Cultivate firm culture by...paying people to leave?

Considering how important firm culture can be, should firms pay employees to leave if they are a bad fit?

As Australasian Lawyer recently reported, firm culture is the number one reason partners give for leaving a firm and choosing another.

It's well-known how important it is for firms to create a strong, positive and motivating workplace culture if they want to retain talent.
But it’s not enough to expect the HR department to facilitate it.  Firms need to fiercely protect their workplace culture at all costs, even if it means their recruitment budgets take a big hit.

This is the philosophy of online retailer Zappos which offers new employees $2,000 to quit – and it seems to be paying off for them.

“We really want everyone at Zappos to be here because they want to be, and because they believe in the culture. If they know they don't quite mesh with our culture, we don't want them to feel stuck here, so we give them an option,” they stated.

The offer has been increased from $1,000 a few years back, but even now at a tantalising $2,000, Zappos report that fewer than 2% of all employees accept.

As a result, their policy serves as a cost-effective way to protect their organisational culture and weed out dud hires before they get too firmly entrenched in the business.

“When you think about culture, it’s made up of motivation and behaviour, and you need to get your design right in order to create a strong culture,” said motivation strategy and design expert, Dr Jason Fox.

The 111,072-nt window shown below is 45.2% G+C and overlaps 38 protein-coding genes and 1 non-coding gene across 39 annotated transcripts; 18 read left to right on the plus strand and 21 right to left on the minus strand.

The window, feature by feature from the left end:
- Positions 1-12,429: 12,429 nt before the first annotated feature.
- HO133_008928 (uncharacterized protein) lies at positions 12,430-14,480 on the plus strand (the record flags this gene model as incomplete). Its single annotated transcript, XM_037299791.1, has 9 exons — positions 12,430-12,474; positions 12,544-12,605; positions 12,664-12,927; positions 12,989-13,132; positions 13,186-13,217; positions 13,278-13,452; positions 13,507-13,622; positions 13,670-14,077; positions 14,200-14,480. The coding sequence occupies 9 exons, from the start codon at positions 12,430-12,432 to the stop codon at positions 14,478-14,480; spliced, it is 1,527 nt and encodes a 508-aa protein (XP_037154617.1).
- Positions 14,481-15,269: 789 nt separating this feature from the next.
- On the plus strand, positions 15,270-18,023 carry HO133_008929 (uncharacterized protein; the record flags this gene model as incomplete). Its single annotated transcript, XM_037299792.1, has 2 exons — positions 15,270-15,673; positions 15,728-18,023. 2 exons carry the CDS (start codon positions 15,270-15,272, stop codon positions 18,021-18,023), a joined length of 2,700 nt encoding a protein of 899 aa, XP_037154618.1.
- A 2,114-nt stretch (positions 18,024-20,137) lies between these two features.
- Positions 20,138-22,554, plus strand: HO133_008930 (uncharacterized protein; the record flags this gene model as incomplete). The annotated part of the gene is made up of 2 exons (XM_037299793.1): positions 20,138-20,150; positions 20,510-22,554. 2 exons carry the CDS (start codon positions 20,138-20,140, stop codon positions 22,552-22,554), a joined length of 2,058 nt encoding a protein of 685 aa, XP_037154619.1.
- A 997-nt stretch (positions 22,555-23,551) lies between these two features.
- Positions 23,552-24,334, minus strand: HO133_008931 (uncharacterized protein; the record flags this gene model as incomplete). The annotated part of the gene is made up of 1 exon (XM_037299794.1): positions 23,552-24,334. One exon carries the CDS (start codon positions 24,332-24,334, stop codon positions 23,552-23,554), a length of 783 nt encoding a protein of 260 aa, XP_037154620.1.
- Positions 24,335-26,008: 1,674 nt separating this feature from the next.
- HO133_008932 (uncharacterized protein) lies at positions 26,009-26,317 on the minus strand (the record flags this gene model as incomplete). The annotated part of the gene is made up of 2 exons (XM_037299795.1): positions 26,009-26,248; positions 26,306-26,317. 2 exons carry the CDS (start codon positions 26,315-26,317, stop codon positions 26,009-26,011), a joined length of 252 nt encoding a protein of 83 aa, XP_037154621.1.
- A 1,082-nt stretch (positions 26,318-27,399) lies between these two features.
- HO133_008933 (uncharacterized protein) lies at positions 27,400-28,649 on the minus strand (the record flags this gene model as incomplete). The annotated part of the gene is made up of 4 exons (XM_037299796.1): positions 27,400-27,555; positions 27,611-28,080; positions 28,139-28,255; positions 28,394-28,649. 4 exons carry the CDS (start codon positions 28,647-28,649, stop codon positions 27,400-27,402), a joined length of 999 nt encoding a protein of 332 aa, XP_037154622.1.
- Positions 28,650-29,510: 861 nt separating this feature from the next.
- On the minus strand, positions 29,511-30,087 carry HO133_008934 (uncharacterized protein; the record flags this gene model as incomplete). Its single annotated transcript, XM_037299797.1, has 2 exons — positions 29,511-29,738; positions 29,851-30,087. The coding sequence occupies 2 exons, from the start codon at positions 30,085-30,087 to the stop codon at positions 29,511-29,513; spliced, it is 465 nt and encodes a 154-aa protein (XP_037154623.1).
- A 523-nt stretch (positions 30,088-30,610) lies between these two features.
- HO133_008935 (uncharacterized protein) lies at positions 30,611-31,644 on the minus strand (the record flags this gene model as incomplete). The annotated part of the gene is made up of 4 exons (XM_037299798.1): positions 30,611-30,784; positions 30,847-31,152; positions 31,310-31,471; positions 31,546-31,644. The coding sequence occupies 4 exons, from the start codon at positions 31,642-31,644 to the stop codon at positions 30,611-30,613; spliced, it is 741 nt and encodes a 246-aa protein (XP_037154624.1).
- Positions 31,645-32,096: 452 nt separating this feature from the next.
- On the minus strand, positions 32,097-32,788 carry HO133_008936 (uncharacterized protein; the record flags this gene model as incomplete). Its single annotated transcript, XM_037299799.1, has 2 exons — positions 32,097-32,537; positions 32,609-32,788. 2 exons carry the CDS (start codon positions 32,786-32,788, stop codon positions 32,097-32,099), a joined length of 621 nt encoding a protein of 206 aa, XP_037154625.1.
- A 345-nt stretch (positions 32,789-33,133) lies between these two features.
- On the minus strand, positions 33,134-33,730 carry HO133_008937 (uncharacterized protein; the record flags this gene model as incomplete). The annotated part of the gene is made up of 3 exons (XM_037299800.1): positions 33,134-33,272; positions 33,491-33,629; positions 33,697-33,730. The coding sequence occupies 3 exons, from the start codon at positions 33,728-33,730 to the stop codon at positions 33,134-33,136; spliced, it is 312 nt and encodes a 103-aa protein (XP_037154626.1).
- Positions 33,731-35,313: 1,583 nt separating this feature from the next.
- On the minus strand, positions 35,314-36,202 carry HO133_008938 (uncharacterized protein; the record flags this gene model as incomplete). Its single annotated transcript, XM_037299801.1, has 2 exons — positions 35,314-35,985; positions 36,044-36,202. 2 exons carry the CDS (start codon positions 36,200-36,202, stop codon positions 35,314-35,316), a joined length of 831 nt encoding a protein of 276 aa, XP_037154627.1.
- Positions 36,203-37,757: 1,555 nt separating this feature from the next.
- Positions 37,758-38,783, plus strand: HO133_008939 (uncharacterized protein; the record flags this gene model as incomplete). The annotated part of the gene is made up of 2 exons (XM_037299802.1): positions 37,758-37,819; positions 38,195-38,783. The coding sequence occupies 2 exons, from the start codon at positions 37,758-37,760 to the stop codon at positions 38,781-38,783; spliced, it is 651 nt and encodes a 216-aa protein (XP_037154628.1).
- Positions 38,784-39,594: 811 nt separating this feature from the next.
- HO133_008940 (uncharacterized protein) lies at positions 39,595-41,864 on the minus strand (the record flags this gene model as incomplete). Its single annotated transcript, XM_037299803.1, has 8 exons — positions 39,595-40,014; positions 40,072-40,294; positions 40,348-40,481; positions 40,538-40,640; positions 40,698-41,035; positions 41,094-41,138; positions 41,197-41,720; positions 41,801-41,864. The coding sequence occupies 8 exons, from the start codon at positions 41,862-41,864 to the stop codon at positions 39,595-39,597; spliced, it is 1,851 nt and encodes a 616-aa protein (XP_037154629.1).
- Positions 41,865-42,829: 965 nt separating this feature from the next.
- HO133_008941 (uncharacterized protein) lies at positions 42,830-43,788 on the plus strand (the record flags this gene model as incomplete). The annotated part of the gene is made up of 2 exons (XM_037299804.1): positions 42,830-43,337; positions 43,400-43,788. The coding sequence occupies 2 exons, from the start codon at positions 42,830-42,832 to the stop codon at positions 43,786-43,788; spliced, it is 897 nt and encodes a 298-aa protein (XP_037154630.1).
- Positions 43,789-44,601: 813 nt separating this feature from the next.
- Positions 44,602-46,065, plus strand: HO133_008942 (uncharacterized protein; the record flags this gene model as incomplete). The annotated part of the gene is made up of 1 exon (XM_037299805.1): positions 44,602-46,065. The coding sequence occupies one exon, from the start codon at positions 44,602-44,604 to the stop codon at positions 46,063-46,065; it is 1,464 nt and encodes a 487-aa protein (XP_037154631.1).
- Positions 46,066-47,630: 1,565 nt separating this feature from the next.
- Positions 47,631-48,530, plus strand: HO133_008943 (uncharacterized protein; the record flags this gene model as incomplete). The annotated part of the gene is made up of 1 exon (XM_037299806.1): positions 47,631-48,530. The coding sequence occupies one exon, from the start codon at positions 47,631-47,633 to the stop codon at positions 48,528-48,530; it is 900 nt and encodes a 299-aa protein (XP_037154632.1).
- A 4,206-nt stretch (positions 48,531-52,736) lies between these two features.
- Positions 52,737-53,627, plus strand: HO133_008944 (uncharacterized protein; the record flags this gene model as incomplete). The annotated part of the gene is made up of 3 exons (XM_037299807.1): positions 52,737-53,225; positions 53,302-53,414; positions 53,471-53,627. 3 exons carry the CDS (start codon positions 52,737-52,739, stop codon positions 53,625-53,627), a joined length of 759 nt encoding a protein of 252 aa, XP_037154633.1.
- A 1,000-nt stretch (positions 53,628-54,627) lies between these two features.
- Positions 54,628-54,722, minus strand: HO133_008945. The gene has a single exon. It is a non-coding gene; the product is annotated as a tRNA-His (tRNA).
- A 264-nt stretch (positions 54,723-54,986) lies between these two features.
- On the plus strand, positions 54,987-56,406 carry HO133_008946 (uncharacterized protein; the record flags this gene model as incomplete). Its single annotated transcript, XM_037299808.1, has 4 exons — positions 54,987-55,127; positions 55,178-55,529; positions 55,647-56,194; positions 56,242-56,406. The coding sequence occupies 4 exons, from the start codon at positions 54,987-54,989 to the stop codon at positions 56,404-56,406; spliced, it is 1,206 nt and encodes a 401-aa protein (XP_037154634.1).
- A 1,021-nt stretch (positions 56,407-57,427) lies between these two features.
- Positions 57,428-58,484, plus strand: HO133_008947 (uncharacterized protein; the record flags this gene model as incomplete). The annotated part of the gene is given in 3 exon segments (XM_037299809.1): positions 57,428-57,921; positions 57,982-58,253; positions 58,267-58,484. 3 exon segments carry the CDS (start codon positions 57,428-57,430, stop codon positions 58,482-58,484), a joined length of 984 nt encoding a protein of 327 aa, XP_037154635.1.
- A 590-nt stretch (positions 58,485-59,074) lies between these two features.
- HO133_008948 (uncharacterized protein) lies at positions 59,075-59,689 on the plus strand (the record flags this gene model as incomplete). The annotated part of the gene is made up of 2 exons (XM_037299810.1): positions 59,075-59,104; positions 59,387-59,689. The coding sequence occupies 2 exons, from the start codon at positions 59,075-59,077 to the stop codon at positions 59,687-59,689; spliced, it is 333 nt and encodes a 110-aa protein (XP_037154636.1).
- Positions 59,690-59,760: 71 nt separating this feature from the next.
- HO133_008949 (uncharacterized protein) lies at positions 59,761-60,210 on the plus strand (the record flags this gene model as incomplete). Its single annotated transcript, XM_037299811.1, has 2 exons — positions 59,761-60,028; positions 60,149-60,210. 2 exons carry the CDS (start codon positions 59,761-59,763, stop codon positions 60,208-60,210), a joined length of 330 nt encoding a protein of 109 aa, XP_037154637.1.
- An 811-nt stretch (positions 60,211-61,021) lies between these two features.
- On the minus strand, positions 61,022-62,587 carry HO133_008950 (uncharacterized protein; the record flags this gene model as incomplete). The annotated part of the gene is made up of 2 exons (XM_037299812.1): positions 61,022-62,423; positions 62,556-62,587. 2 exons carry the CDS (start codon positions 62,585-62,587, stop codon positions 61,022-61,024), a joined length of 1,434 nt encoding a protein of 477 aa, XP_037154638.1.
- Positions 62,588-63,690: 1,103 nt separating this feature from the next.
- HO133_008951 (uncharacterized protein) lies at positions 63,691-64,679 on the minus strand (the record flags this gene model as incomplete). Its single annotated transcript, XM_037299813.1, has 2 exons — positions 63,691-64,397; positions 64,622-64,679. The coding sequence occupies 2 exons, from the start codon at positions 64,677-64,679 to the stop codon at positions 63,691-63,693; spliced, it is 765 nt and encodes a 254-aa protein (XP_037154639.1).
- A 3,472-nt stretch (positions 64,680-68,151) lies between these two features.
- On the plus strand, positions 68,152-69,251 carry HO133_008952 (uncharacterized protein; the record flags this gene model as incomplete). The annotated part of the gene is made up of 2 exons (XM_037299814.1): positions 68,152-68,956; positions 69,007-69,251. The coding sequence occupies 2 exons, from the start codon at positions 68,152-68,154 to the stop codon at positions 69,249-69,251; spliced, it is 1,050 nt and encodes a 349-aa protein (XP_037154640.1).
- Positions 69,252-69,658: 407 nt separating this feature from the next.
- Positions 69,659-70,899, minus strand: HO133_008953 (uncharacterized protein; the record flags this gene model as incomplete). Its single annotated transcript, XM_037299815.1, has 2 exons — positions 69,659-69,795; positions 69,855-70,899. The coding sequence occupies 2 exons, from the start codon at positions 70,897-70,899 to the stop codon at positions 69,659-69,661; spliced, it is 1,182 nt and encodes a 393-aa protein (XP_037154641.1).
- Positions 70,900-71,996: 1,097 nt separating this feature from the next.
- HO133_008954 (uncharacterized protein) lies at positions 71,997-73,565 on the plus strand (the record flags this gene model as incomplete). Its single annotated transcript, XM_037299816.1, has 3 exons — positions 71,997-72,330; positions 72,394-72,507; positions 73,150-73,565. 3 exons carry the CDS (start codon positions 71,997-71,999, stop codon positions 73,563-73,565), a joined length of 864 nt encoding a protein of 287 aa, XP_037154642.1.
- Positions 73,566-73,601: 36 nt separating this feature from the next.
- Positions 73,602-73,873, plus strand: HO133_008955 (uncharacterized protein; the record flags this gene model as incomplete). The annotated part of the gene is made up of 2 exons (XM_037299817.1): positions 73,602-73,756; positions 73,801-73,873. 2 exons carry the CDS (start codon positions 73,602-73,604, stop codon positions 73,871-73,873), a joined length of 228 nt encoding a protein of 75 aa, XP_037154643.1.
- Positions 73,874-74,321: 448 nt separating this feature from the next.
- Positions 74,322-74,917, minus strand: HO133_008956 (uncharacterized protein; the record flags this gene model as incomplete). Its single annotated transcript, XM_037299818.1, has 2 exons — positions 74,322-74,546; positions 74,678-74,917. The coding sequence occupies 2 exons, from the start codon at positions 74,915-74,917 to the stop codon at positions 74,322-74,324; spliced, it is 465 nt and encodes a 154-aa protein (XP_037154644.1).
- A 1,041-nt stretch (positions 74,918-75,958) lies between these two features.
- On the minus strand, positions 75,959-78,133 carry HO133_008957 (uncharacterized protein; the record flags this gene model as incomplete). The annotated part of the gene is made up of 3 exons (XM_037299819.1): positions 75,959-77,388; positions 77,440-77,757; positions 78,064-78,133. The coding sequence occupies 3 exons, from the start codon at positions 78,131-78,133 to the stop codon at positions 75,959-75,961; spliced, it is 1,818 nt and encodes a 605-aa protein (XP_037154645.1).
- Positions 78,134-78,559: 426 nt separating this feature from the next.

“Zappos know that people who are not connected to their values and culture will take the money and leave, but that’s ok, because they’re not the type of people Zappos want to recruit.”

The company is so committed to creating a positive and motivating work environment that they execute a number of small yet significant motivational design strategies, he added.

“They want the work culture to be amazing and they want staff to know each other. So each morning, as an employee logs in, a photo of a new co-worker pops up, prompting them to guess their name. It’s a way of encouraging their staff to get to know everyone they work with,” Fox said.

“They also have an annual culture book where every employee can submit photos or text or drawings, anything really that they feel reflects the playful culture of the organisation.”

Read more about partner satisfaction here.
What else can firms do to create a strong workplace? Should firms ever pay employees to quit?

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